On the surface, Tenancingo looks like any other small Mexican city. Situated partway between Mexico City and Veracruz, Tenancingo is full of extended families, children celebrating birthdays in parks, and busy public markets. But Tenancingo has a secret industry which is both hidden and known by many — the forced prostitution of women which has kept the town alive for three generations. Here’s how one Mexican town became a petri dish for sex trafficking.
Tenancingo has thrived as a center for sex trafficking for so many years because of several factors which have come together to help forced prostitution flourish. First, Tenancingo has a large supply of vulnerable women and girls. The town was industrialized at the end of the 19th century, but almost all industry has now vanished, leaving a thick layer of poverty and a lack of good jobs. The people of Tenancingo are also mostly Indians, and indigenous people are often more vulnerable to human trafficking than others because of the additional social and economic oppressions they face. Tenancingo (like many other towns in Mexico) also has cultural traditions of “machismo,” bride kidnapping, and forced marriage, and other gender-unequal customs. These traditions have grown into an “understanding” among men that they allow each other to subjugate women without interference.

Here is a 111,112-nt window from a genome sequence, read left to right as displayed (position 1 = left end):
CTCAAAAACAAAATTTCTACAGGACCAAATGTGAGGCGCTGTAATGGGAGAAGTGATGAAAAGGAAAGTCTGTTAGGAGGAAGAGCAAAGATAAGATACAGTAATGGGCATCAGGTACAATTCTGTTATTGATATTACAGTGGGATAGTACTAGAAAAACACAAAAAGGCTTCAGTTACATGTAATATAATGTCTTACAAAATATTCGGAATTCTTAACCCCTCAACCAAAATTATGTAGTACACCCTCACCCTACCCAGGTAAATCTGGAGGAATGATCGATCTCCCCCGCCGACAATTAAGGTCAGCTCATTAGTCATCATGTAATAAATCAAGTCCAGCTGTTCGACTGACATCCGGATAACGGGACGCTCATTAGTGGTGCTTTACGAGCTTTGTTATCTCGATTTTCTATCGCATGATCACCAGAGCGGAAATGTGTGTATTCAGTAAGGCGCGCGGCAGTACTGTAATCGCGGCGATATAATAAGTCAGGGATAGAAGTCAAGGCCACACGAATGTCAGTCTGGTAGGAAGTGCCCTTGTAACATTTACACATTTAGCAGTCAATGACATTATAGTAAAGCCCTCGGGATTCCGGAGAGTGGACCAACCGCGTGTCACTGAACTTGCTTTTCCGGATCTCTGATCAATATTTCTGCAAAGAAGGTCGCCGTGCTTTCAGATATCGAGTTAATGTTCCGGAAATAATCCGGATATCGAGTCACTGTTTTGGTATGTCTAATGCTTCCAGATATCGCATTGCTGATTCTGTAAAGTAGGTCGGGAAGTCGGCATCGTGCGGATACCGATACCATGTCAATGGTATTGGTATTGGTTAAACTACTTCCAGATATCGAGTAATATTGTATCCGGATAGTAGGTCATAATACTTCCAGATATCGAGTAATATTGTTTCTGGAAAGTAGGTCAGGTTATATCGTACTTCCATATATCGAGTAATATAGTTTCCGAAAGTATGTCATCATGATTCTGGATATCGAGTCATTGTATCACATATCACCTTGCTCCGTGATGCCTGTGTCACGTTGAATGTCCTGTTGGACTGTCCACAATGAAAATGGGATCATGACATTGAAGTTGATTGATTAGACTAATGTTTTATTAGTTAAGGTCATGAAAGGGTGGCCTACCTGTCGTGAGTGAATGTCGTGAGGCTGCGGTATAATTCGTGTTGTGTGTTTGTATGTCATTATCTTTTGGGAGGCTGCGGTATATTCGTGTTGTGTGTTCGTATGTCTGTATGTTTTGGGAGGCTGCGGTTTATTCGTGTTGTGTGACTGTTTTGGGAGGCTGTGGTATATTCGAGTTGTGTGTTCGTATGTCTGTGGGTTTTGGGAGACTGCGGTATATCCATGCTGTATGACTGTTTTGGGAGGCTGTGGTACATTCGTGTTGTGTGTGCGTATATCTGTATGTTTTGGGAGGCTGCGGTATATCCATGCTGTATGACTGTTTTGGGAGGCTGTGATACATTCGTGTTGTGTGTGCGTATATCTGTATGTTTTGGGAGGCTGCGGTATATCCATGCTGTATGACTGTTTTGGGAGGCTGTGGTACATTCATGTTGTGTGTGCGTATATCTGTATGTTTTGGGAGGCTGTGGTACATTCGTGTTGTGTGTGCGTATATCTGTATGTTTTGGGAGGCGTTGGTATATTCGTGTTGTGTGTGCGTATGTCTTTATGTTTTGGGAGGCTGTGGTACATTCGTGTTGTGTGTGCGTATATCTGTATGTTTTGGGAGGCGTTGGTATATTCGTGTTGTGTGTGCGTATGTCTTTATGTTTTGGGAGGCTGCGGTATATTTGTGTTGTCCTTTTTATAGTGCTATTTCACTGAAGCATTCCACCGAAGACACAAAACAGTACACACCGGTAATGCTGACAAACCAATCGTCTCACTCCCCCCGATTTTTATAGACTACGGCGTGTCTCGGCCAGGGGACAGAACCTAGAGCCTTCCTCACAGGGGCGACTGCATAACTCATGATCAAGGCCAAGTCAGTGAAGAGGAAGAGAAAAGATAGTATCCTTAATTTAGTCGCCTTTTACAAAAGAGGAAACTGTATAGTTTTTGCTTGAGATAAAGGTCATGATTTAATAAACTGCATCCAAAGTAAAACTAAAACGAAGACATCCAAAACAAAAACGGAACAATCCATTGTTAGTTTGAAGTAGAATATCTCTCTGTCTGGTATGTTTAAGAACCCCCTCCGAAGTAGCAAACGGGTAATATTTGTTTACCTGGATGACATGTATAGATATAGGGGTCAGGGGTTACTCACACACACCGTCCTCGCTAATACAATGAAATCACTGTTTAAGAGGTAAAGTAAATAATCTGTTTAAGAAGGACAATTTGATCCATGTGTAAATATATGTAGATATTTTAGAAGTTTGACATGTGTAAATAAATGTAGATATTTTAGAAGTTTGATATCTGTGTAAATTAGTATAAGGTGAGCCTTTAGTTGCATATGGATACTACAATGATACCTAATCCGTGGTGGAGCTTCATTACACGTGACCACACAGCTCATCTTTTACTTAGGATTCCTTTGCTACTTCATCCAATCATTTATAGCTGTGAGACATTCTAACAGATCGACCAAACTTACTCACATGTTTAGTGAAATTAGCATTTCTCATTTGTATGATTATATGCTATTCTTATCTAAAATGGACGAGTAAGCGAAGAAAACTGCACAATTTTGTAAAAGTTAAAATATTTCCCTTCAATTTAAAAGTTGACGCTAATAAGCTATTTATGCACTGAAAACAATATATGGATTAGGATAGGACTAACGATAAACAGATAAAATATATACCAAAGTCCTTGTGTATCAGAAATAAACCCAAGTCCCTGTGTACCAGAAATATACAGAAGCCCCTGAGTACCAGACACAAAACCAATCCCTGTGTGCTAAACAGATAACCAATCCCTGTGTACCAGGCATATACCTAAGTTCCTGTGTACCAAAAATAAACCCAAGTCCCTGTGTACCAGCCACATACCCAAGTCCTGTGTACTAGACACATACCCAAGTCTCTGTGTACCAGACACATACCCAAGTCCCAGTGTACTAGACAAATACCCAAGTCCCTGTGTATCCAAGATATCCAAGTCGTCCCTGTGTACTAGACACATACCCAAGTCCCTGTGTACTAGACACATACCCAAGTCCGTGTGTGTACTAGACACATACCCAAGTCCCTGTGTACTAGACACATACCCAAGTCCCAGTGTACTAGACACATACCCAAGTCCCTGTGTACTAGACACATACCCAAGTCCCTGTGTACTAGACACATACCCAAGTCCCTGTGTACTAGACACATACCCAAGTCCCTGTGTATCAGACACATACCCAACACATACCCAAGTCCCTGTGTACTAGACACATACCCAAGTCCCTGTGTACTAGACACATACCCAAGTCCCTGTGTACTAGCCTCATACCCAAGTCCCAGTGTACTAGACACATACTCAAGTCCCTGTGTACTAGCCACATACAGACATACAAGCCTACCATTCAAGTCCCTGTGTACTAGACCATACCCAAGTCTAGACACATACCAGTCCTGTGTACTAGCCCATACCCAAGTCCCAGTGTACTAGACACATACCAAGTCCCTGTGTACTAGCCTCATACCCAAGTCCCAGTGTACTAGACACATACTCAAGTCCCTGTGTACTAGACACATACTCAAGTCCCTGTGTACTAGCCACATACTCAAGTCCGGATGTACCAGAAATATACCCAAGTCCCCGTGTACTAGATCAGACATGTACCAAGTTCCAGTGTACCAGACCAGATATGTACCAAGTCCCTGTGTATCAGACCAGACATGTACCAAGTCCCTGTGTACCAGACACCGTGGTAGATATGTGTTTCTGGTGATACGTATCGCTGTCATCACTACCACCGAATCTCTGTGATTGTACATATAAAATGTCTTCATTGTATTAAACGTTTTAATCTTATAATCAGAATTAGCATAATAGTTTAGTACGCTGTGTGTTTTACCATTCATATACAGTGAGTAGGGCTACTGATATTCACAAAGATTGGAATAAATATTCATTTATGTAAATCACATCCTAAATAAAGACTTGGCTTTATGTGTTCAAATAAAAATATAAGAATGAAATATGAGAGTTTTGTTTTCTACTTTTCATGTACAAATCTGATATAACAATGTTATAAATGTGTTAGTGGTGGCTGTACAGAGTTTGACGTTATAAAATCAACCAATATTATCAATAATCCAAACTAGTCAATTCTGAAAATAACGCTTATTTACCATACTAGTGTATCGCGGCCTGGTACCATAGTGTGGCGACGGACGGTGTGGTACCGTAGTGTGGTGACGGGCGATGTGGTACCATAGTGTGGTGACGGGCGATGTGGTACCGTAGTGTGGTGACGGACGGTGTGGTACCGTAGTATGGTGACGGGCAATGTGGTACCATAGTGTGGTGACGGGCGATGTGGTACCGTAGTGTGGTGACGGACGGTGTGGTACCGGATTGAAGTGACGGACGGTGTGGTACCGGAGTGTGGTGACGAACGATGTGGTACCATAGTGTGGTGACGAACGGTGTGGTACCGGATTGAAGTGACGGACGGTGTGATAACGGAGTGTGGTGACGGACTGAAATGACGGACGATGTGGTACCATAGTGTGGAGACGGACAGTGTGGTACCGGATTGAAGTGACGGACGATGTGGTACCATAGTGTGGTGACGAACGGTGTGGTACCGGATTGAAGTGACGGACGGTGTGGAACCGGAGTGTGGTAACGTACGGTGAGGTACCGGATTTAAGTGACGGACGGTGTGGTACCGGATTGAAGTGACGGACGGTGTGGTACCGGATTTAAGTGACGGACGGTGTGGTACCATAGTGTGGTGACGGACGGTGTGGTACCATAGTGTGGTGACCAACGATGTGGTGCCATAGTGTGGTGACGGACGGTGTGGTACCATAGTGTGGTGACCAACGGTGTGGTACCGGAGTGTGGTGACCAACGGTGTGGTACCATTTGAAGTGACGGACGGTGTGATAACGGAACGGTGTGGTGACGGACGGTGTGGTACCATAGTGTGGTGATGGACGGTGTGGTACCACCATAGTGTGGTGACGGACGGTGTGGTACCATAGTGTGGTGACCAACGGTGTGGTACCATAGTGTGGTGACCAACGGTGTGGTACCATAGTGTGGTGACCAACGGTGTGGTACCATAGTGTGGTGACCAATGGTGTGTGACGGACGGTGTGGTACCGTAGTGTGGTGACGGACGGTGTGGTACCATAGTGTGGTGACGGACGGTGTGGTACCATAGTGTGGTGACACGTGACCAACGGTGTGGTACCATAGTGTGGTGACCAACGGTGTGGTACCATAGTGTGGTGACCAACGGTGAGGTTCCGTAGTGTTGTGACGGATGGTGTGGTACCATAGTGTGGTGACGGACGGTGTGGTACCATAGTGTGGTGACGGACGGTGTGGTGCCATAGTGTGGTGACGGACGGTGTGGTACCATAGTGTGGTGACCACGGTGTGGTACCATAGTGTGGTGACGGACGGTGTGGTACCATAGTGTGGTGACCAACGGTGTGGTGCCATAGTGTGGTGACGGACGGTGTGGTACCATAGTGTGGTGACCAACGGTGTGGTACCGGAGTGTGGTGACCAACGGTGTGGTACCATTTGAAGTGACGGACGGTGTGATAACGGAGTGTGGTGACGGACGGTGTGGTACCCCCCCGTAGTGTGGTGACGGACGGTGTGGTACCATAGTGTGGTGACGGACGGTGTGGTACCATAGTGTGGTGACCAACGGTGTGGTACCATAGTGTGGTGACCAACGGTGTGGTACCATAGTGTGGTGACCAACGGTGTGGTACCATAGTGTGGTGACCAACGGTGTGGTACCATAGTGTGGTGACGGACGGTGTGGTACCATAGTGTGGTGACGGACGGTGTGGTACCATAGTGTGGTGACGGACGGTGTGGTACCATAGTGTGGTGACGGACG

Another reason sex trafficking thrives in Tenancingo is the complete lack of desire to address the issue by local authorities. According to town council member Maximino Ramirez, “In this day and age, in the 21st century, are you going to tell me that a woman of 18 or 20 can be tricked? Maybe they went into (prostitution) of their own free will, and then after a while, they say: You know what? They forced me to.”
The attitude that adult women can’t be forced, coerced, or tricked into prostitution means that local law enforcement won’t recognize trafficking victims and won’t even be looking for them in the first place.
But even with a large number of vulnerable women, a culture of misogyny and silence, and a lack of acknowledgment from local authorities, sex trafficking wouldn’t exist in Tenancingo if there was no money to be made in it. But there is money to be made, because a couple hundred miles away in Mexico City, there’s a large market of men wanting to pay for sex. And a little farther away across the U.S. border, there are even more. For one victim from Tenancingo, that number was 40-50 men a night buying her in America. Sex trafficking is so profitable in Tenancingo, that at least one anthropologist estimates that almost a third of the town is involved in the trade at some level.
Tenancingo is a great example of what happens when factors like poverty, inequality, and a “good old boy” mentality come together. But the market for sex trafficking victims is ultimately what drives the pimps of Tenancingo. And the rest of the pimps in the world.